How he organizes and sorts his data: “In the fall, I’ll generally just make sure everything gets transferred over to our office computer and start working on it field-by-field after Christmas. Generally, I’ll go through the varieties and soil types. We always do plots on every variety, which gives me information for next year for populations on variable rate.”
Keys to collecting and using your data: Robinson says the biggest thing is to actually get the data and do something with it. He’s seen quite a few farmers with new yield monitors will watch their data as they go across the field – but that’s as far as their analysis goes.
“I tell guys to look at their yield data just so they can start planning for soil sample zones. A yield map can help show if there are problem spots you need to go and address. A lot of the time, the farmer knows about their trouble spots, but doesn’t know what’s actually wrong with them.”
The biggest challenges: “I find it’s having the time to physically sit down and just go at the data. The other biggest problem has been to find software to do what I wanted it to do. I ran two different programs before I settled on SMS, but it’s still not 100 per cent the way I want it. The biggest thing I find is that it’s never simple. It’s not a one-click button to do something like normalizing yield, but a process you have to learn.”
How having quality data benefits his business: Robinson says that having multi-year data organized and available reinforces his management decisions, such as trying different seed populations or solving field and fertility issues.
“If I see there’s a problem spot in the bean field I harvested yesterday, I can make a soil sample map and either do the sampling myself or hand it off to a third party,” he explains. “Once the sampling’s been done, it can be added to other layers or work into a prescription map for next year.” •
POINTS TO REMEMBER
To collect high quality data, start by making sure your equipment is well calibrated. If you work with a custom provider for spraying or combining, ask them to provide your yield data. Once your data is off the combine, don’t just save it to one computer. Keep that data backed up in multiple areas, or consider investing in cloud-based services so you can easily share with your consultant. Be as detailed and consistent as possible when organizing that data, such as keeping your fields clearly labelled. This can help you look at trends and trouble spots year over year. Put in the time to learn software — like SMS or Farm Works — to analyze your data, or find a consultant that can do the work for you.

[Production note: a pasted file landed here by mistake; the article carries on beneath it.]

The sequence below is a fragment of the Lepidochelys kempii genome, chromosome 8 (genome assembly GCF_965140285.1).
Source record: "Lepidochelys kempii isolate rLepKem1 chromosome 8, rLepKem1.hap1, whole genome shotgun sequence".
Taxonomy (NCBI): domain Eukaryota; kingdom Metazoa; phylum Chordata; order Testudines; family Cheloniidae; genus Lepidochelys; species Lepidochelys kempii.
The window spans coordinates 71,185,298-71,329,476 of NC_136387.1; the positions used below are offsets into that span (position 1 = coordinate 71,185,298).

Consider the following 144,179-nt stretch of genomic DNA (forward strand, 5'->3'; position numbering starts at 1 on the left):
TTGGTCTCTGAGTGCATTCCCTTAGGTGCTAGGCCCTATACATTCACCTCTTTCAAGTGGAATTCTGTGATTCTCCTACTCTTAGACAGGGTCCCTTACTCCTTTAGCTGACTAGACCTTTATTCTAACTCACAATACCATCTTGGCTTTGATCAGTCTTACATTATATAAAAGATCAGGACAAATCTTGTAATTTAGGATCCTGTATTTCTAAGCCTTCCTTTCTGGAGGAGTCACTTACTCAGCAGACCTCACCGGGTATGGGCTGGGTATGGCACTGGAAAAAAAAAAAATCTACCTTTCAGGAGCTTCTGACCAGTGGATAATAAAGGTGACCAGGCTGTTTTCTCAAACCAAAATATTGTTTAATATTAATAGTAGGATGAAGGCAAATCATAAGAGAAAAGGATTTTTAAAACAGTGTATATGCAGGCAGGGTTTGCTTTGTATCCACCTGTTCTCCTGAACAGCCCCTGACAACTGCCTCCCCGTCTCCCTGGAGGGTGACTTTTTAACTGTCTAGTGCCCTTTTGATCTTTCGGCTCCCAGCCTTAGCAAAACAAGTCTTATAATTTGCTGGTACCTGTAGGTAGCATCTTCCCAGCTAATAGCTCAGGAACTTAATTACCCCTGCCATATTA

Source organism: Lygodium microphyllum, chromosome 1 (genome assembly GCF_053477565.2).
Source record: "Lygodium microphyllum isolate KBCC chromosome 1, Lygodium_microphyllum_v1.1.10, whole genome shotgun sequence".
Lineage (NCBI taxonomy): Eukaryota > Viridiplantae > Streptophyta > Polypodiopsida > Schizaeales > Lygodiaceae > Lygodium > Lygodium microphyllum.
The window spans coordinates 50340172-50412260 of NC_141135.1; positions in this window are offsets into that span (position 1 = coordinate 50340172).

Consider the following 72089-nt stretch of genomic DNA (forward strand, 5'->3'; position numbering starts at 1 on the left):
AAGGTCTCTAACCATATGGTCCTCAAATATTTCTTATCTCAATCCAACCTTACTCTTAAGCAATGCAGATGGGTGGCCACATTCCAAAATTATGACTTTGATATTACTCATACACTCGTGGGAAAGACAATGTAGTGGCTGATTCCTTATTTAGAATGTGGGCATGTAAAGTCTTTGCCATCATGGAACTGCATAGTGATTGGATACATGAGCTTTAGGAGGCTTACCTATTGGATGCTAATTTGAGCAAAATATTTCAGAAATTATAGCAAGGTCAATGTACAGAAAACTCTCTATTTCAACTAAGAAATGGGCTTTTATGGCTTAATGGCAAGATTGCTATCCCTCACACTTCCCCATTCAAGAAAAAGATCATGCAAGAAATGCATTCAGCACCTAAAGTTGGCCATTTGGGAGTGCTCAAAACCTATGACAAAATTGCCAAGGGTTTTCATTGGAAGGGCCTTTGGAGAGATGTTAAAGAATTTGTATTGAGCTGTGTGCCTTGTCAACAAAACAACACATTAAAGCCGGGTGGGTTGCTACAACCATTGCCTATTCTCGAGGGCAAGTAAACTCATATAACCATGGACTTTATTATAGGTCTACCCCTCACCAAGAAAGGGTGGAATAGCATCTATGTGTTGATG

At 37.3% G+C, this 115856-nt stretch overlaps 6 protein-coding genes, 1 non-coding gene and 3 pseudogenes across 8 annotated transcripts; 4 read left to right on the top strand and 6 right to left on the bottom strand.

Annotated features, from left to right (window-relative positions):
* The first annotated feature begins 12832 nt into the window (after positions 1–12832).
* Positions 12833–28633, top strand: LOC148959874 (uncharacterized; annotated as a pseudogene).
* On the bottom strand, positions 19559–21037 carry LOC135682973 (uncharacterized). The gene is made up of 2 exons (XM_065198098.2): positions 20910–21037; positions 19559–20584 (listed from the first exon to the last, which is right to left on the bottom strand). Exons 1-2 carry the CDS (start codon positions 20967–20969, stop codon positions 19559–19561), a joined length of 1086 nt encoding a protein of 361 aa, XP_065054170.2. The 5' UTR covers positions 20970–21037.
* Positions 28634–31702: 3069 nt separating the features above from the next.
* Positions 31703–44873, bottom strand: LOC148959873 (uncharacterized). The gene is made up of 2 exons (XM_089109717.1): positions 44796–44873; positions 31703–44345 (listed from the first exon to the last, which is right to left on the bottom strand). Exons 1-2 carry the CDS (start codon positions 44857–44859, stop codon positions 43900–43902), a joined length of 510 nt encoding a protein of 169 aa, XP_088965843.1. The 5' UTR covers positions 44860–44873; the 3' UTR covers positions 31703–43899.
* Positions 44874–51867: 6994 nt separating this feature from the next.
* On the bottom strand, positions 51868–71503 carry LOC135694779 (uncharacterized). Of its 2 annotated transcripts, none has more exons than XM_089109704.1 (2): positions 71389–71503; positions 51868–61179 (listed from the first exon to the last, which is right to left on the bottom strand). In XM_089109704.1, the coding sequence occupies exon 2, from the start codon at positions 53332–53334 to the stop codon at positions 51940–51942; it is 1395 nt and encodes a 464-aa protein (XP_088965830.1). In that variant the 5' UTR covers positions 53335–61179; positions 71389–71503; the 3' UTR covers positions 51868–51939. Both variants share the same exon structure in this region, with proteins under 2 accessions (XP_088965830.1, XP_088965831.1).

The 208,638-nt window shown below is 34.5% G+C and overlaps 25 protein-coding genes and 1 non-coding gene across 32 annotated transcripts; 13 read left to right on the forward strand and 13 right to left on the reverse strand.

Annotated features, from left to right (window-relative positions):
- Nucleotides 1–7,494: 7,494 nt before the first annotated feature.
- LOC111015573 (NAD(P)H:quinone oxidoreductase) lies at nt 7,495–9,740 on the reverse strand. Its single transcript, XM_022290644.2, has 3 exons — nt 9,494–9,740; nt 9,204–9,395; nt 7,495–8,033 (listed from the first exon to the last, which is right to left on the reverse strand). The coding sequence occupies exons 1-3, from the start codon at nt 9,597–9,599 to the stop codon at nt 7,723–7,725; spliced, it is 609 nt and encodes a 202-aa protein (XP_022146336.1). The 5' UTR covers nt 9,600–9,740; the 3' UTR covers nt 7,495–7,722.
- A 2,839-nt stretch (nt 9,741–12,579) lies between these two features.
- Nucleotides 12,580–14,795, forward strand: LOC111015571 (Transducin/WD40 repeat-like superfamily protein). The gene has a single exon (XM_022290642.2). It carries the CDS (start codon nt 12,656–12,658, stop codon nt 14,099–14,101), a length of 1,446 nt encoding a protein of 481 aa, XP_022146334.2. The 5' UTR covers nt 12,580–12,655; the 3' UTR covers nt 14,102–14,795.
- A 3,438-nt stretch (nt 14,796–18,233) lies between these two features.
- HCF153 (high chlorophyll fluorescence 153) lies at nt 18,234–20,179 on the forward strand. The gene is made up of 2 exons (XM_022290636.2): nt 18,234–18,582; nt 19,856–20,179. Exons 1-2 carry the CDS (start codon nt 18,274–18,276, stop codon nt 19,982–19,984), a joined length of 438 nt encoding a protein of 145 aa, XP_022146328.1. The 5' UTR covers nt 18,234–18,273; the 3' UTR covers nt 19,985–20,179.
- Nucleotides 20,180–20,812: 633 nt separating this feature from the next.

This project was funded in part through Growing Forward 2 (GF2), a federal-provincial-territorial initiative. The Agricultural Adaptation Council assists in the delivery of GF2 in Ontario.
Precision Agriculture Advancement for Ontario: This article is part of a series dedicated to helping farmers understand and implement precision agriculture technology. It is based on research conducted by Nicole Rabe, Ian McDonald, and Ben Rosser at OMAFRA, in conjunction with Mike Duncan, Sarah Lepp, and Gregor MacLean at Niagara College.
For more on precision agriculture go to: www.gfo.ca/ Research/Understanding-Precision-Ag. •